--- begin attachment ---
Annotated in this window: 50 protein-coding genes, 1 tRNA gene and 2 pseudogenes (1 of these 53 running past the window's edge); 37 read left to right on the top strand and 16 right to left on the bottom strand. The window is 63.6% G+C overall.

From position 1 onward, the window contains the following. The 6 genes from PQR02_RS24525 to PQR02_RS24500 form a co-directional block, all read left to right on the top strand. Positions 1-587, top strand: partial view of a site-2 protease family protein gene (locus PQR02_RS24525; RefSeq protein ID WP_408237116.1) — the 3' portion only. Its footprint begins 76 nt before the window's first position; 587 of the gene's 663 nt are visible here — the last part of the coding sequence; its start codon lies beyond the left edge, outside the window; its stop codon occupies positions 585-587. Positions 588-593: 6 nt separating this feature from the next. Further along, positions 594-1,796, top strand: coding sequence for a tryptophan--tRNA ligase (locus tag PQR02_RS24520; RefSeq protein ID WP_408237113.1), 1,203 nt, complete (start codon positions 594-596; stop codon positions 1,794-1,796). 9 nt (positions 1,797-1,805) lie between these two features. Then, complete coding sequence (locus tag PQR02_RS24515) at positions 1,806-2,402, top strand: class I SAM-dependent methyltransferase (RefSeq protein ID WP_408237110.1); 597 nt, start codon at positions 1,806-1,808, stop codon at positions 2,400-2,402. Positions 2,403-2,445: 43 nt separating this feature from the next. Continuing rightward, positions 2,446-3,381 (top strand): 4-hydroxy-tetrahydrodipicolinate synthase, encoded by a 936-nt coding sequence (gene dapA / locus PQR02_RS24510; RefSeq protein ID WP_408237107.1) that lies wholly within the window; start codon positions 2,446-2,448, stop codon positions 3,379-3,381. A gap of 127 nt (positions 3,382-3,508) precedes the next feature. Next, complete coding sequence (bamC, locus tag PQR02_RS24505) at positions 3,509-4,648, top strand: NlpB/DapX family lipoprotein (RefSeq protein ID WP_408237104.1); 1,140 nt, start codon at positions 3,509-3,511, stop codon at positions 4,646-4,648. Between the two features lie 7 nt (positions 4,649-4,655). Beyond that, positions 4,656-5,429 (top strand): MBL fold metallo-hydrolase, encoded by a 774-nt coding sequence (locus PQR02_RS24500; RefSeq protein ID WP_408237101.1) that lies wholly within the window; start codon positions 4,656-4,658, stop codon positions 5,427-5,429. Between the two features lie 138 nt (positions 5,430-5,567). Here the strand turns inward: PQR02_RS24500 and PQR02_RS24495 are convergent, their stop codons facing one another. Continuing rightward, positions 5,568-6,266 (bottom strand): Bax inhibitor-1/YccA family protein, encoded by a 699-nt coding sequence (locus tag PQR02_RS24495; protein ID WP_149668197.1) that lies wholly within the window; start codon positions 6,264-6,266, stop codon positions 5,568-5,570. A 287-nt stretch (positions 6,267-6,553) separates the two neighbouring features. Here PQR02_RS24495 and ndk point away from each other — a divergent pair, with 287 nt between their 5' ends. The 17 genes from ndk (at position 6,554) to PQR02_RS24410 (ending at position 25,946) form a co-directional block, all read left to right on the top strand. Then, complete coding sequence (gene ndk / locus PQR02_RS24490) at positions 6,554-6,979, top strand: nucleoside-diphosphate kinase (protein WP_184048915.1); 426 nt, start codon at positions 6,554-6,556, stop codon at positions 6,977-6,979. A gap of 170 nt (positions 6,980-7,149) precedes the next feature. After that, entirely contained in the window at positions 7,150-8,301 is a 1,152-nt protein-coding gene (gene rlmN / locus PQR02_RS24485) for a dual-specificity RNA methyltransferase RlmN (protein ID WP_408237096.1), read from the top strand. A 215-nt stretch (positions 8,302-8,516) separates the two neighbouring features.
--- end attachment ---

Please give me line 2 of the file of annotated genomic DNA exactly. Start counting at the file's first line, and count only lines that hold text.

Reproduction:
From position 1 onward, the window contains the following. The 6 genes from PQR02_RS24525 to PQR02_RS24500 form a co-directional block, all read left to right on the top strand. Positions 1-587, top strand: partial view of a site-2 protease family protein gene (locus PQR02_RS24525; RefSeq protein ID WP_408237116.1) — the 3' portion only. Its footprint begins 76 nt before the window's first position; 587 of the gene's 663 nt are visible here — the last part of the coding sequence; its start codon lies beyond the left edge, outside the window; its stop codon occupies positions 585-587. Positions 588-593: 6 nt separating this feature from the next. Further along, positions 594-1,796, top strand: coding sequence for a tryptophan--tRNA ligase (locus tag PQR02_RS24520; RefSeq protein ID WP_408237113.1), 1,203 nt, complete (start codon positions 594-596; stop codon positions 1,794-1,796). 9 nt (positions 1,797-1,805) lie between these two features. Then, complete coding sequence (locus tag PQR02_RS24515) at positions 1,806-2,402, top strand: class I SAM-dependent methyltransferase (RefSeq protein ID WP_408237110.1); 597 nt, start codon at positions 1,806-1,808, stop codon at positions 2,400-2,402. Positions 2,403-2,445: 43 nt separating this feature from the next. Continuing rightward, positions 2,446-3,381 (top strand): 4-hydroxy-tetrahydrodipicolinate synthase, encoded by a 936-nt coding sequence (gene dapA / locus PQR02_RS24510; RefSeq protein ID WP_408237107.1) that lies wholly within the window; start codon positions 2,446-2,448, stop codon positions 3,379-3,381. A gap of 127 nt (positions 3,382-3,508) precedes the next feature. Next, complete coding sequence (bamC, locus tag PQR02_RS24505) at positions 3,509-4,648, top strand: NlpB/DapX family lipoprotein (RefSeq protein ID WP_408237104.1); 1,140 nt, start codon at positions 3,509-3,511, stop codon at positions 4,646-4,648. Between the two features lie 7 nt (positions 4,649-4,655). Beyond that, positions 4,656-5,429 (top strand): MBL fold metallo-hydrolase, encoded by a 774-nt coding sequence (locus PQR02_RS24500; RefSeq protein ID WP_408237101.1) that lies wholly within the window; start codon positions 4,656-4,658, stop codon positions 5,427-5,429. Between the two features lie 138 nt (positions 5,430-5,567). Here the strand turns inward: PQR02_RS24500 and PQR02_RS24495 are convergent, their stop codons facing one another. Continuing rightward, positions 5,568-6,266 (bottom strand): Bax inhibitor-1/YccA family protein, encoded by a 699-nt coding sequence (locus tag PQR02_RS24495; protein ID WP_149668197.1) that lies wholly within the window; start codon positions 6,264-6,266, stop codon positions 5,568-5,570. A 287-nt stretch (positions 6,267-6,553) separates the two neighbouring features. Here PQR02_RS24495 and ndk point away from each other — a divergent pair, with 287 nt between their 5' ends. The 17 genes from ndk (at position 6,554) to PQR02_RS24410 (ending at position 25,946) form a co-directional block, all read left to right on the top strand. Then, complete coding sequence (gene ndk / locus PQR02_RS24490) at positions 6,554-6,979, top strand: nucleoside-diphosphate kinase (protein WP_184048915.1); 426 nt, start codon at positions 6,554-6,556, stop codon at positions 6,977-6,979. A gap of 170 nt (positions 6,980-7,149) precedes the next feature. After that, entirely contained in the window at positions 7,150-8,301 is a 1,152-nt protein-coding gene (gene rlmN / locus PQR02_RS24485) for a dual-specificity RNA methyltransferase RlmN (protein ID WP_408237096.1), read from the top strand. A 215-nt stretch (positions 8,302-8,516) separates the two neighbouring features.